Born: Oct. 16th, 1866
Died: May 3rd, 1914
FEast: May 3rd
Mixed-faith marriages, spiritual deconstruction, infertility
Elisabeth was born into a wealthy French family living in Paris in the middle of the 1800s, and though her family was Catholic and she cared about her faith when growing up, it did not mean much to her while she was young.
She was also very sick after contracting hepatitis. Throughout her life, she would suffer not only from relapses of this, but also from intestinal problems, liver problems, and typhoid fever.
In 1889, however, she met a doctor named Felix Leseur, and they fell in love. He had also been raised in a Catholic family, so Elisabeth did not realize until he told her just very shorty before their wedding that he was no longer practicing the religion and would pretend only to please his family. Undeterred by this since she did not believe it was a necessary component for their marriage, Elisabeth agreed to go through with it so long as he would respect her faith.
However, Felix had become a writer for Atheistic newspapers and dove deeper into his atheistic convictions. Elisabeth fell very ill for a long while, and because of both her illness and Felix's arguments about his ideas, she did fall away from any faith at all for two years.
When she had recovered and Felix was sure that she would not return to the faith, he gave her a book proving why Christianity was not correct, written by an atheistic author. Because Elisabeth was intelligent and able to see through bias, however, she was only convinced by this book that she did truly believe in Christianity. From then on at the age of 33 when she began to write a journal of her experience, she decided she would live the way her faith prescribed.
Despite continually battling her illnesses and being challenged by her husband and friends' ideas, Elisabeth quietly kept her faith, learning and writing as much as she could, and secretly helping and giving to the needy in her society whenever possible. She offered up her sufferings, including her inability to have children, and was still always known to be exceedingly kind, gentle, gracious, and friendly.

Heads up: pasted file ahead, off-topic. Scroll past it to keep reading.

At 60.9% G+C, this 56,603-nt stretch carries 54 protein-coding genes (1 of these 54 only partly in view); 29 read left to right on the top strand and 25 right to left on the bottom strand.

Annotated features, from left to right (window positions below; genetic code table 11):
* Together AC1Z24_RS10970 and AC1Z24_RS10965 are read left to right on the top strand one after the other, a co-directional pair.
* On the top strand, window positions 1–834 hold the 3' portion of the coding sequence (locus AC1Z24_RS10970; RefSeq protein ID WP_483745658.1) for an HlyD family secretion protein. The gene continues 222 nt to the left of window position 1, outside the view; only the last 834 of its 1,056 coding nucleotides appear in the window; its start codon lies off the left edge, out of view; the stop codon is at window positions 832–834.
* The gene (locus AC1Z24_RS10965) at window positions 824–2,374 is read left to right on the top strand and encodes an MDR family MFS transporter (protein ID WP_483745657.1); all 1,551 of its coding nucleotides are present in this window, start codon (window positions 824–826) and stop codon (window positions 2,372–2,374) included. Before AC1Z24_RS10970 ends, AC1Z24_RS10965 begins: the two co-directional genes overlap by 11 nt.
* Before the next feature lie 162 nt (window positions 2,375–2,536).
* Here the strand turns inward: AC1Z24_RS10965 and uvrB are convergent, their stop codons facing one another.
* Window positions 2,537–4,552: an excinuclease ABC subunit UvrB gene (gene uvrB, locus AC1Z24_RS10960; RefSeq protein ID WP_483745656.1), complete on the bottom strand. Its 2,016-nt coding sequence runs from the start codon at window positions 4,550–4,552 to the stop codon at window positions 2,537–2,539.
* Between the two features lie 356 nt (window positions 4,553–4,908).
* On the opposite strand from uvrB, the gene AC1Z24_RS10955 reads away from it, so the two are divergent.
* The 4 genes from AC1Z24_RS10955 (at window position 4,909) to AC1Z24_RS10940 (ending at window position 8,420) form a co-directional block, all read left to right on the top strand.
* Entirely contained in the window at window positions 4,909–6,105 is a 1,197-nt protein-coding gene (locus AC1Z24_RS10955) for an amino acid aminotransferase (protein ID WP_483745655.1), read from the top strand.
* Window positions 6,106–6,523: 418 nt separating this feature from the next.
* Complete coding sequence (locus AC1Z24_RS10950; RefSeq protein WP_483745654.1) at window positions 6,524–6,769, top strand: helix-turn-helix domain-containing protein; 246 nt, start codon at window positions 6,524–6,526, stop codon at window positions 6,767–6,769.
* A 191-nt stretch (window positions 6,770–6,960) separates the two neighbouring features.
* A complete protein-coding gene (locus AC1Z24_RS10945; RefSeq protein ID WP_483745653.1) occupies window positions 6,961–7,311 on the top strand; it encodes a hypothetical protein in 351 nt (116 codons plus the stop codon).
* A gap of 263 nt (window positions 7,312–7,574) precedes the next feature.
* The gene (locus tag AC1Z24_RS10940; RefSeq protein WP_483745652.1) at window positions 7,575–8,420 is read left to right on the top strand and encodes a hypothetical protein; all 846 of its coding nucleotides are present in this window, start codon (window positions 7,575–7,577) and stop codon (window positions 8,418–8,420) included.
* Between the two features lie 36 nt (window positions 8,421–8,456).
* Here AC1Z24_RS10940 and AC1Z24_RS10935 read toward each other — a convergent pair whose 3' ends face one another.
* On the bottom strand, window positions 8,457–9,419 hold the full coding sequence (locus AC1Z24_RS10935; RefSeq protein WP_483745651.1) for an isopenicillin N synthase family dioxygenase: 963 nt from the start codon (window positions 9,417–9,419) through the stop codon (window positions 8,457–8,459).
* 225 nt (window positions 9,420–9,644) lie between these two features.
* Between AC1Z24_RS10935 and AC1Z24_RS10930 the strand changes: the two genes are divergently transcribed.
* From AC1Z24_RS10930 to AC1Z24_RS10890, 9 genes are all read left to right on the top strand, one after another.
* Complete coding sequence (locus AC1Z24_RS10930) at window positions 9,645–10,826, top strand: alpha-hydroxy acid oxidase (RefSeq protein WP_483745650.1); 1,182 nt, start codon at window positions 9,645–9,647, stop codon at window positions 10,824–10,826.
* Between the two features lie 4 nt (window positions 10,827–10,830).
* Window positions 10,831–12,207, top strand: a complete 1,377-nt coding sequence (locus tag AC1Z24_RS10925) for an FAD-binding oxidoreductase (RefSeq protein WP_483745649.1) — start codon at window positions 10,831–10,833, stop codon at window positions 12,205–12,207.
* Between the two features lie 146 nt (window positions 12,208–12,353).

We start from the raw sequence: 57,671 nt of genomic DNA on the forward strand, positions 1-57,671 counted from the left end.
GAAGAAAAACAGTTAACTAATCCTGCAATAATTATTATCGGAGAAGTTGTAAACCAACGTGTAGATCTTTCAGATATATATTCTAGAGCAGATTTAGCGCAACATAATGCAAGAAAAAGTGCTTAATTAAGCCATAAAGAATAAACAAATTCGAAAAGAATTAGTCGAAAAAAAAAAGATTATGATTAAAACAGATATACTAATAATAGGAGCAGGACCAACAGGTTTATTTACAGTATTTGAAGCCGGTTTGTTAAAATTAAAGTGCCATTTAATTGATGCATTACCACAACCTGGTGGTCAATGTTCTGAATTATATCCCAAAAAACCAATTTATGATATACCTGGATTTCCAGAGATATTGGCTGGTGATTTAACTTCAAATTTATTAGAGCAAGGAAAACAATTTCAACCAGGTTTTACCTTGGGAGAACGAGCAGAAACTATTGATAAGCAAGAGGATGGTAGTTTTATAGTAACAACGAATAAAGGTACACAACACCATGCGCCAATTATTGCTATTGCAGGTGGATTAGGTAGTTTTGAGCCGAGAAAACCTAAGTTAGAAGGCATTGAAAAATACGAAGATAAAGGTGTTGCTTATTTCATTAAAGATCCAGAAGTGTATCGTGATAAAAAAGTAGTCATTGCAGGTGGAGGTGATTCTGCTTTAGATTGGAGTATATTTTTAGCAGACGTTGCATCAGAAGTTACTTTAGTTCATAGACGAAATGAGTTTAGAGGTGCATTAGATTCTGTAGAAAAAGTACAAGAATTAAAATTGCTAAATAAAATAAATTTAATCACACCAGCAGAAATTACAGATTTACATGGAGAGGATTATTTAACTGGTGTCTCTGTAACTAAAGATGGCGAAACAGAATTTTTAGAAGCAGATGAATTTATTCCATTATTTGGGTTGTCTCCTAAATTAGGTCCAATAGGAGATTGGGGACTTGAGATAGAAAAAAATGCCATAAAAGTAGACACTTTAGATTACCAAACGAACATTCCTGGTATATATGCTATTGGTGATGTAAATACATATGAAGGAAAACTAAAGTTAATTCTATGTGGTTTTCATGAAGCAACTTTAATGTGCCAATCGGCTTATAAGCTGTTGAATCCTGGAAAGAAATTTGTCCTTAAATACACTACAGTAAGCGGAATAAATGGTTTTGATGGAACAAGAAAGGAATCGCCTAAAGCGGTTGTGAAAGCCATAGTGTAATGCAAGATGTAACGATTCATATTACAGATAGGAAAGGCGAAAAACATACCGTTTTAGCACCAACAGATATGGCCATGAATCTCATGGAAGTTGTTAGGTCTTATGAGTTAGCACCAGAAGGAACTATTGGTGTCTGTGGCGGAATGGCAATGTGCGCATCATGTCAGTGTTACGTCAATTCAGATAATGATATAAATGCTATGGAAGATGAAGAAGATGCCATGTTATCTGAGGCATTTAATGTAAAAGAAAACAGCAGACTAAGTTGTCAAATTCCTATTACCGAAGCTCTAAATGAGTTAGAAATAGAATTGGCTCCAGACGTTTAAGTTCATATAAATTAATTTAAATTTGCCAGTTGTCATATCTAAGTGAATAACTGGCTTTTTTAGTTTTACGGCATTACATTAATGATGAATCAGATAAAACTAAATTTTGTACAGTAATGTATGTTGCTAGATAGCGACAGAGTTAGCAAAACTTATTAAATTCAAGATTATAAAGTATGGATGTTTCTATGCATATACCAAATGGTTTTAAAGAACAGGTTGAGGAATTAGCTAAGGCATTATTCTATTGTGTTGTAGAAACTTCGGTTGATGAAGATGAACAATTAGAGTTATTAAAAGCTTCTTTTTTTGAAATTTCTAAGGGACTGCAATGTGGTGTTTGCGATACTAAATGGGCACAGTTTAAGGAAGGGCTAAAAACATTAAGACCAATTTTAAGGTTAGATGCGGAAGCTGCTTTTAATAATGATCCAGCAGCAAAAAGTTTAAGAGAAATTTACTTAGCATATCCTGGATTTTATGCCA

When in 1911 she had to undergo radiation for cancer, she had to accept a completely sedentary and home-bound life. She dealt with this declining health until 1913, when she was unable to even get out of bed for an entire year. She then passed away at only the age of 48. Felix was left heartbroken, as their love had been strong and they had been great friends despite religious differences.
However, Felix was given Elisabeth's journal, Elisabeth had told her sister to burn. She had decided to give to her husband instead. In it, Elisabeth had predicted that Felix would convert to Catholicism and even become a priest!
He was so against this ridiculous idea that he decided to take a trip to Lourdes where miracles had been happening since the Apparition of Mary to St. Bernadette. As a doctor and medical professional, he was going to prove the miracles wrong. Exactly the opposite happened. After witnessing the miracles and thinking of how strong Elisabeth had been despite her sufferings because of her faith, Felix did convert and indeed became a priest.
Some of us also know what it's like to live and love within mixed faith relationships, friendships, and families.For you to remain so dedicated to God and your husband both is truly astounding and beautiful. AS we face criticism and questions from both ourselves and others, remind us to follow our consciences and live for love despite external labels.
Looking thoughtful and prayerful despite the pain coming from both inside her body and outside in her world, I wanted Elisabeth to look at peace because of the faith and strength she had. She is wearing a sweater to try and fight off her illnesses, but still has her hair done - much like the way she kept her life so in order even during her suffering. I imagine she is gazing at the husband she loved so much, trusting that all will end well for him and enjoying his company while possible.